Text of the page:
What is story anyway? We could explain it in any number of ways, but it’s hard to come up with anything pithier or more accurate than the old saw: No story conflict, no story. If we flip that on its head, we could just as easily say: Story=conflict.
Why? Obviously, conflict is pretty entertaining on its own merits. Whether we’re talking mega action scenes on the big screen or a whispered argument overheard in a bistro, it doesn’t take much in the way of conflict to rivet most human beings.
But surely, you say, entertainment value isn’t enough in itself to qualify as a story? And you’d be right. Conflict doesn’t create story based solely on its merits of sheer entertainment. Conflict creates stories because it creates the uncertain, rock-strewn, life-altering path the character must tread between his goal and its resolution.
Take a look.
Where Does Your Story Begin?
Every story opens with a goal. Somebody (or somebodies) wants something.
- The bad guy wants to blow up the Empire State Building.
- The heroine wants to reconcile with her estranged husband.
- The hero wants to make peace with his role in the death of a brother-in-arms.
Some of these will be plot goals (e.g., kill the bad guy and save the world). Some of these will be thematic goals (e.g., find the inner courage to let go of the past and face the future). All of them will drive your story forward.
They represent a destination toward which your characters are headed. Without that destination in view, your story will wander aimlessly, your readers will have nothing to anticipate, and your plot will fall flat (something I discuss in more depth in my book Structuring Your Novel).
Your characters’ goals will evolve throughout your story. The protagonist may not even know about the bad guy in the beginning. Or he may later decide he doesn’t really want to kill the bad guy after all. But the goals you set up in the first chapter will always be the ones that influence and frame the entire story to follow.
Where Does the Story Conflict Come In?
So you’ve figured out your characters’ big plot and theme goals. Now what? Does he just make up his mind to get ’er done—and then do it? Maybe. But for the sake of your story, let’s hope not. The moment your character reaches his story goal, the story ends.
And that is where story conflict comes into play. Conflict is all about not giving your characters what they want. We often think of story conflict as being a personal altercation between two people. A better definition of story conflict is that it is an obstacle that stands in the way of your character’s accomplishing his goal.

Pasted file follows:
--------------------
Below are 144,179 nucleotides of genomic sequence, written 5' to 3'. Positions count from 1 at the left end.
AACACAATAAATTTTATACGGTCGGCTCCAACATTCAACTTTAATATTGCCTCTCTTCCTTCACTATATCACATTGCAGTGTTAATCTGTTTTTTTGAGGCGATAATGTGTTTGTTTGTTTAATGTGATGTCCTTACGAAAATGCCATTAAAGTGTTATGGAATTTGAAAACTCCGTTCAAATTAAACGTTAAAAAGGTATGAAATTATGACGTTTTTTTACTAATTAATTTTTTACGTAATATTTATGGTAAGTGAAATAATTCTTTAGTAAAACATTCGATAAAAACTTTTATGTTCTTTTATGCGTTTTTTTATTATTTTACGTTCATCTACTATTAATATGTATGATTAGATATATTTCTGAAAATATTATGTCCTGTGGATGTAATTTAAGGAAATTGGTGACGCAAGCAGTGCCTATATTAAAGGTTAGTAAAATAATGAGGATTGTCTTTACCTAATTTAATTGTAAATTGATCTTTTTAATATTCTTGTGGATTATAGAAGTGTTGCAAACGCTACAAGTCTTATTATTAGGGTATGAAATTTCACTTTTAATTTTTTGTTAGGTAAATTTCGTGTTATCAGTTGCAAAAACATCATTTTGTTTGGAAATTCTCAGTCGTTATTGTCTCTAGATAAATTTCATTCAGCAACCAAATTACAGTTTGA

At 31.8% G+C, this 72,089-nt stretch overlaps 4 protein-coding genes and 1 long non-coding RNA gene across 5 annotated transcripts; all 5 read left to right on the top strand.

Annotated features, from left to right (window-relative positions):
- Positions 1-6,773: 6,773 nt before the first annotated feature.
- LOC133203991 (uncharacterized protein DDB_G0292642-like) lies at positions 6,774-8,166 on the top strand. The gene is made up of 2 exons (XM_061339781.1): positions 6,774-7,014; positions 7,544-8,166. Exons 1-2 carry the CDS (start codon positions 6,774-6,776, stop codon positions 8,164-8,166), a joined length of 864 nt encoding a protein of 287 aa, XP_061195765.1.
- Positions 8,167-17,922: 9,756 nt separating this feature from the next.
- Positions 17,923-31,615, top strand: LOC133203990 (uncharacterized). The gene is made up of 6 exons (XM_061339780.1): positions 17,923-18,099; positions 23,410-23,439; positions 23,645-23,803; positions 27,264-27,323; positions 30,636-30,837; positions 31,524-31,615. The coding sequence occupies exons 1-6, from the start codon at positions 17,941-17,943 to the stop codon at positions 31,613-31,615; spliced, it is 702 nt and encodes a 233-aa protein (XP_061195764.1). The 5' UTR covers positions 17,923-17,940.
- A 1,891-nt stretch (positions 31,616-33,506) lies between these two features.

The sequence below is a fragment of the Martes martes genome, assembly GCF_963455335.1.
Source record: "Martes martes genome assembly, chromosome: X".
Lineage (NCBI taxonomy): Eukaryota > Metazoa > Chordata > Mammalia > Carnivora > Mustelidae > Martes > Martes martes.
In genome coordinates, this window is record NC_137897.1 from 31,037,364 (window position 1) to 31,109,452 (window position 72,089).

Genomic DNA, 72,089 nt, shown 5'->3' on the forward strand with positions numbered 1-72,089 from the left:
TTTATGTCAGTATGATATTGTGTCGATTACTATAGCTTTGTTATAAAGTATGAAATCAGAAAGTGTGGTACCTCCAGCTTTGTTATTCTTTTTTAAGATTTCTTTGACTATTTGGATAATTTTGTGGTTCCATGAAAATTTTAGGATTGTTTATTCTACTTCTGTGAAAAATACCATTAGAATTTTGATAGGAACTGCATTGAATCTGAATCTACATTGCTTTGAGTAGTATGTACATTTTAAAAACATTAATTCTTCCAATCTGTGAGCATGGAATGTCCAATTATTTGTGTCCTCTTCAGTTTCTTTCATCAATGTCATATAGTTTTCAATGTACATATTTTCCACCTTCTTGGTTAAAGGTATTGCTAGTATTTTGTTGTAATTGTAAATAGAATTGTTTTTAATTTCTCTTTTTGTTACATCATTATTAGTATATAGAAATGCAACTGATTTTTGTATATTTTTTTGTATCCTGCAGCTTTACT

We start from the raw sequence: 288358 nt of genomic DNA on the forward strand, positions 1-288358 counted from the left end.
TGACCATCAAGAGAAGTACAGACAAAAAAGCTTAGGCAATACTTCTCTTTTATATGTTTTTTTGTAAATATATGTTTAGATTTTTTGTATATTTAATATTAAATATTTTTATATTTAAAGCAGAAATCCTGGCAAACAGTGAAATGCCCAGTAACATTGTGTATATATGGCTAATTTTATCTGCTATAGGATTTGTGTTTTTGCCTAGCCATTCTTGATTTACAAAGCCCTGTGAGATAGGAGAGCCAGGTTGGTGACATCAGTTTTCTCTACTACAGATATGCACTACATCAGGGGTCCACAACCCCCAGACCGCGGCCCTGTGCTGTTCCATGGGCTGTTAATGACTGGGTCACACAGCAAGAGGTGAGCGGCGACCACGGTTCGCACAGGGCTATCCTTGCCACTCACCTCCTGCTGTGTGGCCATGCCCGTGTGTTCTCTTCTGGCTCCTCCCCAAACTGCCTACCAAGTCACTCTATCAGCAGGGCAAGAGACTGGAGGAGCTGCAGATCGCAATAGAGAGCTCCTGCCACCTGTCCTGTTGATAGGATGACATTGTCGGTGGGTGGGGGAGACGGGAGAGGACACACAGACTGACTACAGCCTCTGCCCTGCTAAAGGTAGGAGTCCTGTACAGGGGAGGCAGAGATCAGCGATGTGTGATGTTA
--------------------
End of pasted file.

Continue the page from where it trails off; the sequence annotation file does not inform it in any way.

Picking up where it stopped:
- A flash flood washes out the bridge he needs to cross to get to his daughter’s dance recital? Conflict.
- A slimy informant gives him only half the information he needs to find the drug kingpin? More conflict.
- He gets a concussion and forgets the password to get into the super secret spy base for his latest debriefing? Ta-da! More conflict.
Goals and Story Conflict on the Scene Level
The main thrust of your story will center around whatever large-scale conflict is preventing your character from reaching his main story goal. But story conflict will also play out, on a smaller scale, in every single scene.
To reach his overall story goal, your character must enact many smaller goals. If his overall goal is to track down and kill the hideous swamp monster, he will have to break down that goal into smaller chunks.
- Assemble his equipment.
- Learn the necessary tactics to fight a swamp monster.
- Get permission from his superior officer to go on his quest.
And so on.
Every one of these goals must be met with conflict. Some of these story conflicts the character will overcome. Some will stymie him completely. Most will push him sideways. He won’t be defeated exactly, but his straight path to the accomplishment of his overall story goal will turn into a twisty, turny mess.
And, just like that, you have yourself an interesting story.
Where Does Your Story End?
Once your character accomplishes his overall goal, the story is over. His plight probably won’t be perfect. Conflict will still exist in many areas of his life. But the main conflict—the one you introduced in the first chapter—has been capped.
- He’s killed the bad guy
- She’s reconciled with her husband
- He’s found peace and learned to forgive himself.
The resistance—the conflict—he pushed against throughout the story is now gone. Without that resistance, both the entertainment value and the meaning of the story disappear. Author and characters must both make their bows and exit stage left—to much audience applause, of course. Thanks to all that appropriately wielded story conflict, you just gave them one heck of a show.